In recognition of Autism Awareness Month, we will feature comments from the Little Star Center Board of Directors. This week’s Q&A is with board member Bill Brunner. Brunner was appointed to the Little Star Center Board of Directors in 2009. He is the former Chief Financial Officer for J.D. Byrider. In 2013, he was named a CFO of the Year by the Indianapolis Business Journal.
What makes you most proud about serving on Little Star Center’s Board of Directors?
The work we do to serve our children with no distractions from our mission of serving the most children we can with uncompromised quality treatment.
During your time as board member, what do you think has been one of Little Star Center’s biggest success stories?
The biggest success story occurs frequently when we share the success of the children. This can take the form of a child learning a skill that he/she previously could not perform up to transitioning to traditional education programs.
From a more grown up perspective, I take pride in management and the board’s reaction to a challenge that presented itself which likely could have impacted the quality of Little Star’s programs; the mission prevailed. Like in many organizations revenue and profit can become a cancer on the organization’s mission. Yes, the board does have the responsibility to assure the organization’s survival, but parents can be assured that the quality of service to their children will not be compromised.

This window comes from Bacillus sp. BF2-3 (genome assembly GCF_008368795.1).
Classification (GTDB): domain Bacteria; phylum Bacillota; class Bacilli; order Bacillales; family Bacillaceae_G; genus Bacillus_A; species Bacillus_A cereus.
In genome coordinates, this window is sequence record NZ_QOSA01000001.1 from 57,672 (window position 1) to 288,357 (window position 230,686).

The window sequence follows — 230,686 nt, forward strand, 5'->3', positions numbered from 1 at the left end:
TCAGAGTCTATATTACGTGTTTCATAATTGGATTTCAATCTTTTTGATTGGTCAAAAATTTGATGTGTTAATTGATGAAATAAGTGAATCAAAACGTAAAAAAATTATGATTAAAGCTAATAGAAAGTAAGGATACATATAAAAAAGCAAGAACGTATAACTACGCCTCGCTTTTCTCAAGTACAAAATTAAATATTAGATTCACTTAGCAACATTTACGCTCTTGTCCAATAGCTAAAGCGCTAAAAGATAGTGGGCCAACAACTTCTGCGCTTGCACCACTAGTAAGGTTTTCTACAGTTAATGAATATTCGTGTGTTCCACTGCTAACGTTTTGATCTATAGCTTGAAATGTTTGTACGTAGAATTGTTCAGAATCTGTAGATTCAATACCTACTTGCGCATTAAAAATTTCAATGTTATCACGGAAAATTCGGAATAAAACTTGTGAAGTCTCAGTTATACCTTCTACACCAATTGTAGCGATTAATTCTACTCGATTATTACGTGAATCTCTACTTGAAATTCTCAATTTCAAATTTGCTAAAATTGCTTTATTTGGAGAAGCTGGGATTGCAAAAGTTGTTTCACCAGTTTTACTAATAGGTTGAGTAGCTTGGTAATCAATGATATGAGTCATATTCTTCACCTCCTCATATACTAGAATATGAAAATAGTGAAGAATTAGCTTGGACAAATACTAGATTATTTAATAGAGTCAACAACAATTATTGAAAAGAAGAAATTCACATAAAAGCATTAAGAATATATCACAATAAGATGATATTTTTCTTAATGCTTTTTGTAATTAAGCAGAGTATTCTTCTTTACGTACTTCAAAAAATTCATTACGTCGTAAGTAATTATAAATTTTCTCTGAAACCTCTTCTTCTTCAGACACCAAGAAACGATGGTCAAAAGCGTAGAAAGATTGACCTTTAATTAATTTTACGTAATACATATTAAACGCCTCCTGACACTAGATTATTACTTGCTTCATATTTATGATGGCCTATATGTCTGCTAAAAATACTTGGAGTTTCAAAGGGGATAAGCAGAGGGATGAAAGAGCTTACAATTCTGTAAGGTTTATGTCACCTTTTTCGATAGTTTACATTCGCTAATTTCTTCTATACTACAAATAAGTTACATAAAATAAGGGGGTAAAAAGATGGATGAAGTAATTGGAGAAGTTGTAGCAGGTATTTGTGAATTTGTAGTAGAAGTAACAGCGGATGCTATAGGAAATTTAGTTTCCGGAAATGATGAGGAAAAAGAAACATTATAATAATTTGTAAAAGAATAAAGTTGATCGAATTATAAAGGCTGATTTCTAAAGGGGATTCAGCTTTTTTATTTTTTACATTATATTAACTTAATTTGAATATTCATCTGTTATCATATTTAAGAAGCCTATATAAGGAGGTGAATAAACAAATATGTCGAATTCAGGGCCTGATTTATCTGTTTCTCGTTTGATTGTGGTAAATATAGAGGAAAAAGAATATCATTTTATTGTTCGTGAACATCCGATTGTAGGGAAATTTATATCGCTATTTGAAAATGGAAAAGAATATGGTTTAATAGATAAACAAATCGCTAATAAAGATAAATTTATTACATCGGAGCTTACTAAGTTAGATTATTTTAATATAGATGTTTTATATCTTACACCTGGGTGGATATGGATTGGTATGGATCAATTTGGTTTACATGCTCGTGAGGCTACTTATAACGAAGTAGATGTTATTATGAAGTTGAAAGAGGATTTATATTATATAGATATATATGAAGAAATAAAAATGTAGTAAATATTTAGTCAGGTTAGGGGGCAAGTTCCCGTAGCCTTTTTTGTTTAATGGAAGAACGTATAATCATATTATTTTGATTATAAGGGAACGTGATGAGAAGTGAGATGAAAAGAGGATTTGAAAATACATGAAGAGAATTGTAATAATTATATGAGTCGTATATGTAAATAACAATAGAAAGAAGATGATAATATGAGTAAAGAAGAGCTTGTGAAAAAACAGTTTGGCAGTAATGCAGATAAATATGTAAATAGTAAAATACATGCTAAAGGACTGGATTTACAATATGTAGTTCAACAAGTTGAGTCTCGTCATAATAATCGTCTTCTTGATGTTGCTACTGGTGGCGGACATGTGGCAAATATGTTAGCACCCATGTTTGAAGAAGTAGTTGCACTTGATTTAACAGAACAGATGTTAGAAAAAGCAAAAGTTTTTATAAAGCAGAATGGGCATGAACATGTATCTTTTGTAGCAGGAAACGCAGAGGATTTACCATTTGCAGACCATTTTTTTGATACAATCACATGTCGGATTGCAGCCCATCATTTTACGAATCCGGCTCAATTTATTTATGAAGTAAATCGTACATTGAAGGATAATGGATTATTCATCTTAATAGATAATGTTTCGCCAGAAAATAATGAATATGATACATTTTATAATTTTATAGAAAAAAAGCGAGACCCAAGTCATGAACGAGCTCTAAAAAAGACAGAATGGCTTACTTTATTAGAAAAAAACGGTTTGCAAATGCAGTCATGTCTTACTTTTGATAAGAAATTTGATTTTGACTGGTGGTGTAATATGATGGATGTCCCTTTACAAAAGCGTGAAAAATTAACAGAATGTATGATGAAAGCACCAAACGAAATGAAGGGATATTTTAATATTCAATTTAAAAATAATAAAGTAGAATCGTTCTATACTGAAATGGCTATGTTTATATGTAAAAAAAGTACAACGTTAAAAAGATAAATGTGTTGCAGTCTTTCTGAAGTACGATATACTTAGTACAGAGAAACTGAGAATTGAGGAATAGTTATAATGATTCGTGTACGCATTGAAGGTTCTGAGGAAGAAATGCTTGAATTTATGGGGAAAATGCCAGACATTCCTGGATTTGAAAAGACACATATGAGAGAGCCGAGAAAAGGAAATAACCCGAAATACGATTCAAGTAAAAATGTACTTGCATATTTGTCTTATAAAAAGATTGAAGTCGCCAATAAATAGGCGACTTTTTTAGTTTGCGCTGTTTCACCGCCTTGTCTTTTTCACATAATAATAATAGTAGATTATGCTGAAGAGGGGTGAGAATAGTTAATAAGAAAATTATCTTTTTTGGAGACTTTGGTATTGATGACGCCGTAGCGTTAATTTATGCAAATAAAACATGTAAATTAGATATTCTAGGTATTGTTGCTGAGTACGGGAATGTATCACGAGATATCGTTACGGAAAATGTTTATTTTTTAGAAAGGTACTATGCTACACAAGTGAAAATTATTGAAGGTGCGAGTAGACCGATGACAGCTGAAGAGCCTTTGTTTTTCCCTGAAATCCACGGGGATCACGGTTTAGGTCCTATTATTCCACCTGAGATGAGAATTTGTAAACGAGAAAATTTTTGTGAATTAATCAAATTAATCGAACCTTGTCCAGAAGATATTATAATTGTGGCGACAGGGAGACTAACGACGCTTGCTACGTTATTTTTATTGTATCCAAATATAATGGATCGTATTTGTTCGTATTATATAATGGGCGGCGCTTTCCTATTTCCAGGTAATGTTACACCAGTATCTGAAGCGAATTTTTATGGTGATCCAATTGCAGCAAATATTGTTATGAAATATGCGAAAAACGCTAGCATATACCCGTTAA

What is one thing you want people to know about individuals with autism?
Having autism is not a shortcoming or a bad defect; it is a neurological condition. As individuals they have many beautiful traits that often are expressed in a level of love that those of us that are “normal” cannot understand or express.
What do you see for the future of autism services in Indiana? Which areas of service are in need of growth?
I wish I could be optimistic on this topic, but I see the environment surrounding the ability to serve children will continue to be challenging for the foreseeable future. The challenges will come from the ability to pay for services as well as groups trying to profit from this population.
The outlook from a clinical perspective, however, is bright. I am encouraged by the increasing amount of research in treatment methods and tools for aiding in treatment. In particular, tools like electronic tablets (i-pads) offer the chance to improve communication for individuals with autism.
How has being a part of LSC impacted you personally?
This is simple; having the opportunity to serve the autistic community reminds me that serving our fellow persons and particularly our children is imperative to fulfilling our social responsibilities.